When ferociously destructive wildfires descend on a community — as the Camp Fire did in Paradise and the Woolsey Fire did in Ventura and Los Angeles counties last week — there's a sense that everyone is created equal. Roaring, wind-driven infernos don't discriminate between the structures or people in their paths.
After the fires are out, however, it's a different story.
Across the nation, wildfires disproportionately affect the poor and people of color, according to a study published earlier this month by researchers from the University of Washington and the Nature Conservancy. The study's authors examined over 70,000 census tracts across the United States.
By far, Native Americans are hit the hardest.
Native Americans are six times more vulnerable to the impacts of wildfires than white people. Black and Hispanic people are about 50 percent more vulnerable.
Researchers took into account both the likelihood that a community would be hit by wildfire, and how difficult it is to recover economically.
For example, they found that while affluent exurban regions east of San Francisco Bay and rural areas of the eastern Sierra Nevada have similar potential for suffering a destructive wildfire, relatively poorer socioeconomic conditions in the Sierra Nevada make those communities far more vulnerable to fire disaster.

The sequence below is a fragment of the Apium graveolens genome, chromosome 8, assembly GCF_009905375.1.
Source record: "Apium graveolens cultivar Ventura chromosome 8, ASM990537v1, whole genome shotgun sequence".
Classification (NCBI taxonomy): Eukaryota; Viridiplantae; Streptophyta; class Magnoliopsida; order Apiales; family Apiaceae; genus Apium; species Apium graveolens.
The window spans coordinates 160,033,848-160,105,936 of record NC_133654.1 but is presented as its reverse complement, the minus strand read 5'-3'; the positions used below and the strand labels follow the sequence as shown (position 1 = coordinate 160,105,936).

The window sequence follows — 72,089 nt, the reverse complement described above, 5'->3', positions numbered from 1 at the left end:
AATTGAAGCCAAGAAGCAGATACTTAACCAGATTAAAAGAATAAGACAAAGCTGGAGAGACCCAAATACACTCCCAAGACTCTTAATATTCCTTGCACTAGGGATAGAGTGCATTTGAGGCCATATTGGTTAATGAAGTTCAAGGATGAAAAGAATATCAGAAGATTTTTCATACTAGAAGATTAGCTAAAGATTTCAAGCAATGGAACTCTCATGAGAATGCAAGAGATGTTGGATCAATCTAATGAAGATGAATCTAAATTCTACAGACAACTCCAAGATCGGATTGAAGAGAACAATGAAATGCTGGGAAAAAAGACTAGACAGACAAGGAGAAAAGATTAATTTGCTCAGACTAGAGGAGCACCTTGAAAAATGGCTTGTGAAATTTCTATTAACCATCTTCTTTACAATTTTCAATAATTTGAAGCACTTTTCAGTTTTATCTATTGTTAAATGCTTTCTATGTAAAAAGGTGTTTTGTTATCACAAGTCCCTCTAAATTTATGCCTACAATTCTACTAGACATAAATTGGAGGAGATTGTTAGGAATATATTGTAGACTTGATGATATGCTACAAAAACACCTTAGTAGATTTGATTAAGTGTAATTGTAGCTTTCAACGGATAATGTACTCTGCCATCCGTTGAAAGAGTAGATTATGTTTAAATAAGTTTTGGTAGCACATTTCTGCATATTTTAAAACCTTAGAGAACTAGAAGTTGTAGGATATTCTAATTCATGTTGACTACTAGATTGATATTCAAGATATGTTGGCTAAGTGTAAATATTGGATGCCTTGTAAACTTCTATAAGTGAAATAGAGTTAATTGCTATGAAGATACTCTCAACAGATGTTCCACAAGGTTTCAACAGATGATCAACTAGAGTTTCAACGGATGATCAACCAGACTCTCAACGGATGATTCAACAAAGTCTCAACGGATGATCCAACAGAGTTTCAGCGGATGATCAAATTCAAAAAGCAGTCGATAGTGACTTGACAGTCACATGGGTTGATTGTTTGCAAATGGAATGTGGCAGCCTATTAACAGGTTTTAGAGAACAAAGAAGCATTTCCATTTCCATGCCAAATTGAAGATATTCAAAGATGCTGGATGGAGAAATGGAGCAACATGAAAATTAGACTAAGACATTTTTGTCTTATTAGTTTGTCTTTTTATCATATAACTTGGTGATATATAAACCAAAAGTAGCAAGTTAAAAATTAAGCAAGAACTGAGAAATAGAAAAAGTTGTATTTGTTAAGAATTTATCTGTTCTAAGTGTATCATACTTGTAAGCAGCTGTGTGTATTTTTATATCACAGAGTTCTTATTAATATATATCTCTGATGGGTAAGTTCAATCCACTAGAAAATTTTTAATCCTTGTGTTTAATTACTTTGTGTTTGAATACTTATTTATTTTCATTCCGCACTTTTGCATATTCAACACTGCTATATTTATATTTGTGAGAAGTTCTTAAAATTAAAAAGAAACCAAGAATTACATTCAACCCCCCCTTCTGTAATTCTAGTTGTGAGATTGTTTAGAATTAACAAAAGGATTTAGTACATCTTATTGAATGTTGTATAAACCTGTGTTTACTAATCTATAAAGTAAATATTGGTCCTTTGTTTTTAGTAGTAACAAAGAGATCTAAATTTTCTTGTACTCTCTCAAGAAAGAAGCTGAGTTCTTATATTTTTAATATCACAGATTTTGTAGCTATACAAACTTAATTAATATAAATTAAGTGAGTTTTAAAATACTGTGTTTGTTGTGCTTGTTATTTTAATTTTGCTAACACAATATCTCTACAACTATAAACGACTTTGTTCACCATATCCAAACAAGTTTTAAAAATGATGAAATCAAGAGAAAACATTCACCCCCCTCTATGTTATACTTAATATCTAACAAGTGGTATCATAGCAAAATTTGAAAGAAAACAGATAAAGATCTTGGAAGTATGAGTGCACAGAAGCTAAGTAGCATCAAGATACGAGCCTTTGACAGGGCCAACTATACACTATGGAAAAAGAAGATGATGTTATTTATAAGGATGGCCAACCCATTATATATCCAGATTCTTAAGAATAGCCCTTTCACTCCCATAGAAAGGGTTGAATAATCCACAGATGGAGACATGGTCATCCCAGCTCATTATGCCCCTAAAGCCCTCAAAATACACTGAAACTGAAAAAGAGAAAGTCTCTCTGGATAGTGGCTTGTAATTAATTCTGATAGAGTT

In California more broadly, according to the study:
Many individuals in rural areas, low-income neighborhoods, and immigrant communities do not have access to the resources necessary to pay for insurance, rebuilding, or continual investment in fire safety, thereby increasing their vulnerability to wildfire. These disparities became very clear after the 2017 wildfires in Sonoma County, California, where price gouging on rentals worsened an already dire housing shortage.
Nature Conservancy lead scientist Phil Levin said Native Americans are so hard-hit because — first off — they were forced to settle in fire-prone areas.
"Secondly, [these are] communities that are suffering economic or social issues, so there are higher poverty rates. Those populations tend to be most vulnerable as well," Levin said.
Wealthier people are more likely to be able to have cars to evacuate, buy fire insurance and create a defensible space around their homes.
And they have more money to rebuild.
"So we were really interested in identifying where those places were around the country, around California, Oregon and Washington, where we could invest our resources most effectively so we could help the people that need it the most," Levin said.
Levin said preparing for wildfires doesn't just mean controlled burns and forest thinning — it also means addressing poverty.